S04E20: The Herb Garden Germination

Tonight is our first ever guest post.   It is by my close friend Kristina Lerman.  Kristina and I met the first week in freshman year, where we were both physics majors.  We spent many years together working on problem sets — which is how physicists like to spend their twenties.   After getting her Ph.D. from University of California, Santa Barbara in physics, Kristina became an expert in the mathematics of  networks, especially online networks, long before “social networking” became a buzz word. So when there was a line in tonight’s script on meme theory by Amy Farrah Fowler, I immediately called Kristina for help.  Now she’s been kind enough to explain to us the science behind tonight’s episode.  So without further ado…

Tonight guest blogger: Prof. Kristina Lerman

——————————–

(By Kristina Lerman)

AMY:  Meme theory suggests items of gossip are like living organisms that seek to reproduce using humans as their hosts.

In this episode, Sheldon and Amy discover that memes, or items of gossip and other information, are like infectious organisms that reproduce themselves using humans as hosts. They engage in a bit of “memetic epidemiology” as they conduct social experiments on their friends to test the theory that tantalizing pieces of gossip make stronger, more virulent memes that spread faster and farther among their friends than mundane pieces of information.

The idea that information moves through a social group like an infectious disease has itself proved to be a powerful meme.   This analogy has informed sociologists’ attempts to understand many diverse phenomena, including adoption of innovations,  the spread of fads and fashion, word-of-mouth recommendations, and social media campaigns. The analogy becomes even stronger when social interactions are encoded within a friendship graph, the so-called social network.  In a social epidemic each informed, or “infected,” individual infects her network neighbors with some probability given by the transmissibility, which measures how contagious the infection is.  Understanding social epidemics is crucial to identifying influential people,  predicting how far epidemics will spread, and identifying methods to enhance or impede its progress. Advertisers and social media consultants have been busy devising “viral” marketing strategies. Much like an epidemiologist might advise people on ways to reduce the transmissibility of a virus (wash hands), or if that fails, figure out who should be vaccinated to limit its spread (kindergarden teachers in many cases), marketing types are interested in identifying individuals who will generate the greatest buzz if they receive free products and other incentives.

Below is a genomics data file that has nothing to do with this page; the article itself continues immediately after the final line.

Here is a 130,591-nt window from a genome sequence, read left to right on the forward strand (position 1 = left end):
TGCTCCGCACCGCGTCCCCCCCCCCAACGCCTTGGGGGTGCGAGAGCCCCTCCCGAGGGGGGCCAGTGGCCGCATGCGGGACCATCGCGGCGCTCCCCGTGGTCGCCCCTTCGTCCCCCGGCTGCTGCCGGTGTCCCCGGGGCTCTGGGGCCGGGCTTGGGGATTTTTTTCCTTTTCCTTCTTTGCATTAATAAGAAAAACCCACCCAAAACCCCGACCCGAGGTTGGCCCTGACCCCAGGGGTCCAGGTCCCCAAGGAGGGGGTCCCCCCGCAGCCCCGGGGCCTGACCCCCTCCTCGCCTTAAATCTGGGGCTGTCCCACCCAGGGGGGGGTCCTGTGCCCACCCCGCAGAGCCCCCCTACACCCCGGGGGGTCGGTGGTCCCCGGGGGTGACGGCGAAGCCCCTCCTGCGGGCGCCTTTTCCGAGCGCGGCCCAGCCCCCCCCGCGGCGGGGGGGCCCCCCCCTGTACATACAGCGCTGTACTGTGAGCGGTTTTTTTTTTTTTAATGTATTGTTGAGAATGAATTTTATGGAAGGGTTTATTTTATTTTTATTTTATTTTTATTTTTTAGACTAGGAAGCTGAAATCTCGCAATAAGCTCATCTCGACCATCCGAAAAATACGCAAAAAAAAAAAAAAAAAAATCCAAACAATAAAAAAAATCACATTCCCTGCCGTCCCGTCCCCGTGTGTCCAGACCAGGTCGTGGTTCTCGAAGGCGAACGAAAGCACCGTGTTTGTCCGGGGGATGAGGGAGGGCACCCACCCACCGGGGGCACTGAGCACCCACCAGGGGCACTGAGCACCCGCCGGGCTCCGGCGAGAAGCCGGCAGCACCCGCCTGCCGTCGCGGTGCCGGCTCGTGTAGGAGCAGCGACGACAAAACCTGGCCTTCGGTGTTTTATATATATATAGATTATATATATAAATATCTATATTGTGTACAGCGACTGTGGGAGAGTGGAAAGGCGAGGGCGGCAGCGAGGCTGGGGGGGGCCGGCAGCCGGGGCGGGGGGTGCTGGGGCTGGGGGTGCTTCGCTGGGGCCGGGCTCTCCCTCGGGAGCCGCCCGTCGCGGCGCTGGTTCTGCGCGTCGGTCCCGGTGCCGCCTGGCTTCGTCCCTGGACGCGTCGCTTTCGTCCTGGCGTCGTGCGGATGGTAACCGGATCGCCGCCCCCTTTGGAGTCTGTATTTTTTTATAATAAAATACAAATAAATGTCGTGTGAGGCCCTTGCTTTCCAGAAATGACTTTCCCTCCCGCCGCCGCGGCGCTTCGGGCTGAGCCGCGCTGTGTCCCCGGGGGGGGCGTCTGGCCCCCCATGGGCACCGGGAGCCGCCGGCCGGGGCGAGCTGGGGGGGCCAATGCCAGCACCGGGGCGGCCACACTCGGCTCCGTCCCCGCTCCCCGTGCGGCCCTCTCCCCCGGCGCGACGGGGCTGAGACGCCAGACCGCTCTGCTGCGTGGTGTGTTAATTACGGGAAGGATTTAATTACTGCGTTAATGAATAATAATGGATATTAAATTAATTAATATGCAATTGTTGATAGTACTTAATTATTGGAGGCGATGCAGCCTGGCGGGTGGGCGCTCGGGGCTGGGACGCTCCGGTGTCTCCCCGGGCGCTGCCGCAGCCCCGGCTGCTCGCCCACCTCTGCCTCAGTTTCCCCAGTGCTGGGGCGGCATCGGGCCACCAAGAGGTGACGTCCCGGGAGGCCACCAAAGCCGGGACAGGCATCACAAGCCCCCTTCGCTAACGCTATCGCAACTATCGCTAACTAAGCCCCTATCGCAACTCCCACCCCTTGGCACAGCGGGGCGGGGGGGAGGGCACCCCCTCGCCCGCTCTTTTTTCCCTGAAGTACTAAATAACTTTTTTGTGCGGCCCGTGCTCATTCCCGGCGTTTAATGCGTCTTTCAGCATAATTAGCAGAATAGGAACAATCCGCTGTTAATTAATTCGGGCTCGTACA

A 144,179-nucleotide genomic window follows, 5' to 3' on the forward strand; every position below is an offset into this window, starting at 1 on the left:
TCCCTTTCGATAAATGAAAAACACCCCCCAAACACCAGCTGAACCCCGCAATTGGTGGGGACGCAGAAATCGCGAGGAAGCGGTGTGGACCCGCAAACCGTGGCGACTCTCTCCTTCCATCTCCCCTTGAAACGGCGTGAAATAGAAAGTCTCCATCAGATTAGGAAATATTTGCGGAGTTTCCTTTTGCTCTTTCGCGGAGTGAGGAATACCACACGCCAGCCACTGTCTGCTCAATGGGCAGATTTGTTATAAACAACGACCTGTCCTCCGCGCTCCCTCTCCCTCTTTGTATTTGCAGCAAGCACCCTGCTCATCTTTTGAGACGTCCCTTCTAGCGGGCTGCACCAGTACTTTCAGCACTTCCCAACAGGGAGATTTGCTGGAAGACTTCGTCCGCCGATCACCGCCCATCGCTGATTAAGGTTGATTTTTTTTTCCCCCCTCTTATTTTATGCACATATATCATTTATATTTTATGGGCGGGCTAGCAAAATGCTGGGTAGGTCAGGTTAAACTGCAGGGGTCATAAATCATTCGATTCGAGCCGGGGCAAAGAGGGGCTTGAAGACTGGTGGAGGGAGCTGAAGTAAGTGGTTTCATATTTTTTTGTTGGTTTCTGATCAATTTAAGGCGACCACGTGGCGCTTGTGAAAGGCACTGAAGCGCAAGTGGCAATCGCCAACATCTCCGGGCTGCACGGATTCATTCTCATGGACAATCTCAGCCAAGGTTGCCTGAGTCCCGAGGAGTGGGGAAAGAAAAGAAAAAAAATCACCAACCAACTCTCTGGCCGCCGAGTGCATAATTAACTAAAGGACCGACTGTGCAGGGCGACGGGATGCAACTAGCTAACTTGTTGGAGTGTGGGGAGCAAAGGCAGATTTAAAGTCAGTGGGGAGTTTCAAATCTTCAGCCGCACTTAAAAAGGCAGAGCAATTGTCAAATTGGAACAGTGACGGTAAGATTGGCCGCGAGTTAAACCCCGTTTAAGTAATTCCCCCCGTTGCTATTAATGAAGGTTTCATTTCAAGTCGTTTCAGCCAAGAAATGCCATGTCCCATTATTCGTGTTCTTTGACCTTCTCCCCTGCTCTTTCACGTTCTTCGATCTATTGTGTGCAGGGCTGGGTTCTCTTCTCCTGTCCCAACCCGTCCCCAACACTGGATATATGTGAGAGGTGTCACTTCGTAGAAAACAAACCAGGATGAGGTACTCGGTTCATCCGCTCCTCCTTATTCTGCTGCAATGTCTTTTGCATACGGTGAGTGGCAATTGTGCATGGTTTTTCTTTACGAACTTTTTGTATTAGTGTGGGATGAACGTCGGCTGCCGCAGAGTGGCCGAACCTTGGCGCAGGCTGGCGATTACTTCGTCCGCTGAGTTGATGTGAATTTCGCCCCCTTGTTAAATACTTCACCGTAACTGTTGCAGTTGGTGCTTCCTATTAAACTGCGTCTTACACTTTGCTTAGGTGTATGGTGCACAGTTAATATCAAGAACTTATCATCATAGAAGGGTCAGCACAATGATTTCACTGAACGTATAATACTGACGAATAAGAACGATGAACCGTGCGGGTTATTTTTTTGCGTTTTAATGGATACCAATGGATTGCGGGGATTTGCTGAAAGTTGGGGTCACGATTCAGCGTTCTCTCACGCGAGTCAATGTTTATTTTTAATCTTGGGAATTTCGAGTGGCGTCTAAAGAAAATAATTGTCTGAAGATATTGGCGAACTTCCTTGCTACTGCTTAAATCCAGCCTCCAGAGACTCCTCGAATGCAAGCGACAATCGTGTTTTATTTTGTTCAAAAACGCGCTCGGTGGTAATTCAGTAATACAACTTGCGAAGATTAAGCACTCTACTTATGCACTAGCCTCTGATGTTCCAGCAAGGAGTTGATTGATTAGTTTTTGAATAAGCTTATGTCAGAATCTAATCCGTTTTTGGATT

Though theoretical progress has been brisk, until recently, empirical studies of epidemics were limited to taking case histories of sick people and attempting to trace their contacts. The advent of  social media has changed that.  People are joining social media sites such Twitter, Digg, Flickr, and YouTube  to find interesting content and connect with friends and like-minded people through online social networks. Traces of human activity that are exposed by the sites have given scientists treasure troves of data about  individual and group behavior. This data has given social science an empirical grounding that many physicists find irresistible. As a result, physicists (author included)  have flooded the field, much to the chagrin of practicing social scientists. In the culture wars of science,  physicists often come off as arrogant, like Sheldon, but that is the price of being right.

The detailed data about human behavior on social media sites has allowed us to quantitatively study dynamics of social epidemics. In my own work I study how information spreads on Digg and Twitter. These sites allow users to add friends to their social network whose activities they want to follow.   A user becomes infected by voting for (digging) or tweeting a story and exposes her network neighbors to it. Each neighbor may in turn become infected (i.e., vote or retweet),  exposing her own neighbors to it, and so on. This way interest in a story cascades through the network. This data enables us to trace the flow of information along social links. We found that social epidemics look and spread very differently from diseases on networks.  Contrary to our expectations, the vast majority of information cascades grew slowly and failed to reach“epidemic” proportions. In fact, on Digg, these cascades reached fewer than 1% of users.